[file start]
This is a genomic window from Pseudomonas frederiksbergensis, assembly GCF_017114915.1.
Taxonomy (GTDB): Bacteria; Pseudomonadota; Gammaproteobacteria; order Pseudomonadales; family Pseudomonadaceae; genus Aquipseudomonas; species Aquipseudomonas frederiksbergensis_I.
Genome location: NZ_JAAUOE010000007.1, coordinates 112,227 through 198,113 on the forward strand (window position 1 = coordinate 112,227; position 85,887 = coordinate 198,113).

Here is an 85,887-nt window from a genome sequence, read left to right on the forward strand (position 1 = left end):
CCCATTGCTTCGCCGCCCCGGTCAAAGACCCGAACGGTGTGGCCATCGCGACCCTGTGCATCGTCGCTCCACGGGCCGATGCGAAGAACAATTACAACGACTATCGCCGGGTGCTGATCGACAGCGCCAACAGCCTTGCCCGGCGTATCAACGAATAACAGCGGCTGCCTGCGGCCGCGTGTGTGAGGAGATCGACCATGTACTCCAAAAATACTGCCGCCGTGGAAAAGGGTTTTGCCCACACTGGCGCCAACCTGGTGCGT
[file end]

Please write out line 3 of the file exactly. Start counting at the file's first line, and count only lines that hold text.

Genome location: NZ_JAAUOE010000007.1, coordinates 112,227 through 198,113 on the forward strand (window position 1 = coordinate 112,227; position 85,887 = coordinate 198,113).